Thursday, October 28, 2010

Feature: The Rape of the Red Sox?

The series of trades between the Red Sox and Yankees in the late 1910's/early 1920's is often vilified in Boston. The Red Sox traded several important parts of their club to the Yankees, who helped the Yankees become a force in the 1920's. Many of the players Boston received were perceived to be inferior to those sent to the Yankees. But, is that necessarily true? Let's examine each of the major trades and the players changing sides, and assign a winner of each trade.

DECEMBER 18, 1918
Yankees receive: Dutch Leonard, Ernie Shore, Duffy Lewis

Dutch Leonard never played a game with the Yankees and was sold to the Detroit Tigers. WAR = 0.0

Ernie Shore was at the end of his career, despite only being 27. He only pitched in 34 total games in two years with New York, posting ERA's north of 4.00. WAR = -1.0

Duffy Lewis had a little bit of power but was never again the same kind of player that he was in Boston. WAR = -0.5

TOTAL WAR = -1.5

Red Sox receive: Ray Caldwell, Frank Gilhooley, Slim Love, Roxy Walters, $15,000.00

Ray Caldwell went 7-4 with a 3.96 ERA and was released. WAR = -2.9

Frank Gilhooley spent one season in Boston and never did much of anything. WAR = -0.3

Slim Love never played for Boston and was traded to Detroit with two other players for Ossie Vitt, who was never much of a player in Boston either. WAR = 0.0 (Vitt WAR = 2.2, but will not be considered as part of this analysis because other players were traded along with Love for Vitt)

Roxy Walters played for Boston for five years as a backup catcher. WAR = -2.8

TOTAL WAR = -6.0

Winner: Yankees. Boston got more seasons out of Walters and Vitt, who was a product of a trade for Love, but those seasons were not really productive. None of the players involved in this trade were particularly impressive after the trade.

JULY 29, 1919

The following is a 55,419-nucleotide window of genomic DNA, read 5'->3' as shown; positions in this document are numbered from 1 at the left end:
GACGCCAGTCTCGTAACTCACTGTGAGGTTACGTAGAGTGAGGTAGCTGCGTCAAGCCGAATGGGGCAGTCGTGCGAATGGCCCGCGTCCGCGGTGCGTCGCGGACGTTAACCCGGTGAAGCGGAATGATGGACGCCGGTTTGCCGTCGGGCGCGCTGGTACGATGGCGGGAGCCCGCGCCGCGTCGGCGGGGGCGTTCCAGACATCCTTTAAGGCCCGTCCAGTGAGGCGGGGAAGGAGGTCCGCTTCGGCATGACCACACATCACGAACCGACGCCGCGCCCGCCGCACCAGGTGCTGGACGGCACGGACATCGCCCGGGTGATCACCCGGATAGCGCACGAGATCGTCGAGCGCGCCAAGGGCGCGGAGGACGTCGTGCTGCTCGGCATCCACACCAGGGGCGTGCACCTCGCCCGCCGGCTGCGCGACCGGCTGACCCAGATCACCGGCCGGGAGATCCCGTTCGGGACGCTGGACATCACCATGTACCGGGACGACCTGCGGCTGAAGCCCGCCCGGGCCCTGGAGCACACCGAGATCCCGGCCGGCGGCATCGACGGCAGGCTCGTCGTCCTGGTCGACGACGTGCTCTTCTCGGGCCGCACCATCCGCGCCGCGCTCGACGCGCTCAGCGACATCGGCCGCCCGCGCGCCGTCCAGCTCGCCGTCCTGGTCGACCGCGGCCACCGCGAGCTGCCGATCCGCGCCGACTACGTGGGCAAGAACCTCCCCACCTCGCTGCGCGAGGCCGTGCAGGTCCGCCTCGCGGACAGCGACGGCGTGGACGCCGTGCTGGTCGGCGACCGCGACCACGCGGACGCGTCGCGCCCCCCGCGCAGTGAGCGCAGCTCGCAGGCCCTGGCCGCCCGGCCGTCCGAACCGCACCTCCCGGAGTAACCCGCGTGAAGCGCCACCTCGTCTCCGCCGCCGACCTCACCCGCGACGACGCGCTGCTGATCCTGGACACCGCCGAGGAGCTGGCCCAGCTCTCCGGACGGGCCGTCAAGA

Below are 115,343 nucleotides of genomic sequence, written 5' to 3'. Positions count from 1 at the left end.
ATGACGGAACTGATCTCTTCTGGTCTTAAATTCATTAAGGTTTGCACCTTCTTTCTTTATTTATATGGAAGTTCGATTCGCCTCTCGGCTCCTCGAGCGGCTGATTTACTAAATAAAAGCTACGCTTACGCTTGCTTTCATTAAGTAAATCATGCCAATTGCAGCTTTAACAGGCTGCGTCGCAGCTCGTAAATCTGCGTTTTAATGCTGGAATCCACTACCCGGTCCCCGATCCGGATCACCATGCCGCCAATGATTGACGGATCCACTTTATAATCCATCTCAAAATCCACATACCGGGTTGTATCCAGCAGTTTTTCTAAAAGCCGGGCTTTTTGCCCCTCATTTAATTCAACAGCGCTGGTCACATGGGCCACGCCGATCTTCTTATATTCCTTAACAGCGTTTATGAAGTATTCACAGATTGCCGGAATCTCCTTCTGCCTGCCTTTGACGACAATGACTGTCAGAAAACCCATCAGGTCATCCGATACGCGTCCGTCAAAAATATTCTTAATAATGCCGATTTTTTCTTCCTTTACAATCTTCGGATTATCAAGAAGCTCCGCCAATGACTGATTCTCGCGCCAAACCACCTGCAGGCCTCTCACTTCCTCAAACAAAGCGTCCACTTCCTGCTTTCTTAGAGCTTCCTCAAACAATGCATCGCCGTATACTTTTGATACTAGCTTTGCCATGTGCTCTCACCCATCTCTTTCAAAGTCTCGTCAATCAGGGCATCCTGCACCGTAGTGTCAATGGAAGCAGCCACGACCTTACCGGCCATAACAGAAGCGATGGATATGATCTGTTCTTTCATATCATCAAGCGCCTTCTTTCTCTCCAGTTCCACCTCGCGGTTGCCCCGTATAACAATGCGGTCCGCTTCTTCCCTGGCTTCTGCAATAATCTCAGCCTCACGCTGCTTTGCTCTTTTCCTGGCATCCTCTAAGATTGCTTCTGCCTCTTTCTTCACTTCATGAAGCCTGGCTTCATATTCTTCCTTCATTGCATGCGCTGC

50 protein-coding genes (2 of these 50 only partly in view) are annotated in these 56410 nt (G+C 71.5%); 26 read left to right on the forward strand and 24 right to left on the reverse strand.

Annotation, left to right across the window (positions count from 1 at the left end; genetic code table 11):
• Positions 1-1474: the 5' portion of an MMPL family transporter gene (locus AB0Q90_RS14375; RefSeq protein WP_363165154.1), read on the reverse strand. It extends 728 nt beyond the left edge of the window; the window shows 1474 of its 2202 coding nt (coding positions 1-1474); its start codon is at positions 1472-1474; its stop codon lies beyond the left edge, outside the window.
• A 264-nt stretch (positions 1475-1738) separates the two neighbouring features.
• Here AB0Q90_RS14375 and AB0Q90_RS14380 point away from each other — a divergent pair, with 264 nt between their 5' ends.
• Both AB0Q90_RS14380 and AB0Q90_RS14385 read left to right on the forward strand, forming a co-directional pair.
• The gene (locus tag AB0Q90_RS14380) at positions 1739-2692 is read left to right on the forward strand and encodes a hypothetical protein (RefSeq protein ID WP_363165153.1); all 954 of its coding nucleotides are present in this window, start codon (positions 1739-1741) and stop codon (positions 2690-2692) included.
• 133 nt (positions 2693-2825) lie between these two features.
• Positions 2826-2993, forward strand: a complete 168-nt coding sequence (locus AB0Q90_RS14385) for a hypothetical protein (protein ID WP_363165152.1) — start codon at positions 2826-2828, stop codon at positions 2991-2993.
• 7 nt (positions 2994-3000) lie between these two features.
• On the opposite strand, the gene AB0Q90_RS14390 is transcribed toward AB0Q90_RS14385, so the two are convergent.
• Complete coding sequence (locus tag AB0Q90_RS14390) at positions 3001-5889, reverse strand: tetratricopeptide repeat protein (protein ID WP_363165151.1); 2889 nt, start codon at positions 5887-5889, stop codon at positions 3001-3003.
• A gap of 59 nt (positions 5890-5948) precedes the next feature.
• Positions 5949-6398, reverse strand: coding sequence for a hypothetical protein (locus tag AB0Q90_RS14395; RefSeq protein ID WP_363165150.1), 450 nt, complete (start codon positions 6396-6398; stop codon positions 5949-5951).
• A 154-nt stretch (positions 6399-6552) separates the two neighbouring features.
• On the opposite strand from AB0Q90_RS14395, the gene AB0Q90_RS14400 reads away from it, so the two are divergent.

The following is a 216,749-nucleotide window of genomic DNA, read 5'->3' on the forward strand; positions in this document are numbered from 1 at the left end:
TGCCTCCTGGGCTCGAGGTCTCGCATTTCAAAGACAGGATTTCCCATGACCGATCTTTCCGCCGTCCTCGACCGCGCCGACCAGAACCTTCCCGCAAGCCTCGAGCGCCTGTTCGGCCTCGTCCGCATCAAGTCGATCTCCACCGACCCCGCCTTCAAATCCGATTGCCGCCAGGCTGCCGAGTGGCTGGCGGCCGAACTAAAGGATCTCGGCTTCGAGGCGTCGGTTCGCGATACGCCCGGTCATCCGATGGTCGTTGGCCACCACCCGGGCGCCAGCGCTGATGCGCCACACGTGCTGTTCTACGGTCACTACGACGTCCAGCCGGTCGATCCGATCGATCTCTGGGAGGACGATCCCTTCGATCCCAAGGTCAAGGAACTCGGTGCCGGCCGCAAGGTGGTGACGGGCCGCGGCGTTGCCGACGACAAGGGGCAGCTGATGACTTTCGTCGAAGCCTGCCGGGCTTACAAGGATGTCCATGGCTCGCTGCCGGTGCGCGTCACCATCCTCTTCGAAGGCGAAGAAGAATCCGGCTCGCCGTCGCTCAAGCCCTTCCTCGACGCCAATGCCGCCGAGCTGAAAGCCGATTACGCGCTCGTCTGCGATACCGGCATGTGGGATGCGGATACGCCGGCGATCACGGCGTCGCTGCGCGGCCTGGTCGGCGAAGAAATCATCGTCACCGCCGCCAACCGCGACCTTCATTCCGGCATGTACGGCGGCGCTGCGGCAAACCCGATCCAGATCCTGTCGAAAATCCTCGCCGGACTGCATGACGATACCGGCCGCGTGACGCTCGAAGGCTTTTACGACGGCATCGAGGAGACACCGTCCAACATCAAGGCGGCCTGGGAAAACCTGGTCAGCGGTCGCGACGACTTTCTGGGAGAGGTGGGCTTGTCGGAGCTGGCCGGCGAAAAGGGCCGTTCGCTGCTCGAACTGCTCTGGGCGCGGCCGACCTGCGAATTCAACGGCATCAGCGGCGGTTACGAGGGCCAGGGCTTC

Yankees receive: Carl Mays

Carl Mays won 20 games each of the next two full seasons for New York. Later, he would be infamous for killing Ben Chapman with a pitch. WAR = 15.2

TOTAL WAR = 15.2

Red Sox receive: Bob McGraw, Allen Russell, $40,000.00

Bob McGraw was terrible for Boston and ended up back in New York the following year anyway. WAR = -1.2

Allen Russell won 10 games the rest of the 1919 season which is the best showing of any of the players involved in the trade that year, and he was a slightly above-average pitcher for a couple of more years. WAR = 5.1


Winner: Yankees. Russell had the best transition immediately after the trade, but Mays is borderline HOF-worthy and showed why during his tenure with the Yankees.

JANUARY 3, 1920
Yankees receive: Babe Ruth

Do I really need to say anything? WAR = 149.6

TOTAL WAR = 149.6

Red Sox receive: $100,000.00


Winner: Yankees. Sure, $100K was a lot of money back then, but Babe Ruth is quite possibly the greatest player to have ever played.

DECEMBER 15, 1920
Yankees receive: Waite Hoyt, Wally Schang, Mike McNally, Harry Harper

Waite Hoyt is in the Hall of Fame. Mostly for what he did in the 1920's with the Yankees. WAR = 31.0

Wally Schang's best years were behind him, but he was still a solid offensive catcher and should be in the Hall of Fame. He played five years for the Yankees. WAR = 10.2

Harry Harper only pitched in eight games for the Yankees. WAR = 0.9

Mike McNally was a utility infielder. WAR = 0.9

TOTAL WAR = 43.0

Red Sox receive: Del Pratt, Muddy Ruel, Hank Thormahlen, Sammy Vick

Del Pratt was a very good player for two years for the Red Sox. He was the team's best player in 1921 with 102 RBI, a .324 batting average, and he almost never struck out. Not bad for a second-baseman. WAR = 5.9

Muddy Ruel never did much for Boston in two years with the team. WAR = 1.1

Hank Thormahlen pitched poorly and was out of the major leagues for a few years before resurfacing in Brooklyn. WAR = 0.3

Sammy Vick did nothing in 44 games with Boston. WAR = -0.5


Winner: Yankees. Pratt was a good player and was later traded for Howard Ehmke and Babe Herman, but the Yankees got a Hall of Famer at the beginning of his prime.

DECEMBER 20, 1921
Yankees receive: Bullet Joe Bush, Sad Sam Jones, Everett Scott

Bullet Joe Bush won 26, 19, and 17 games in three years with the Yankees. WAR = 11.5

Sad Sam Jones was a 21 game winner one year and a 21 game loser another year. He was slightly above average for three years in New York and slightly below average for two years. WAR = 6.5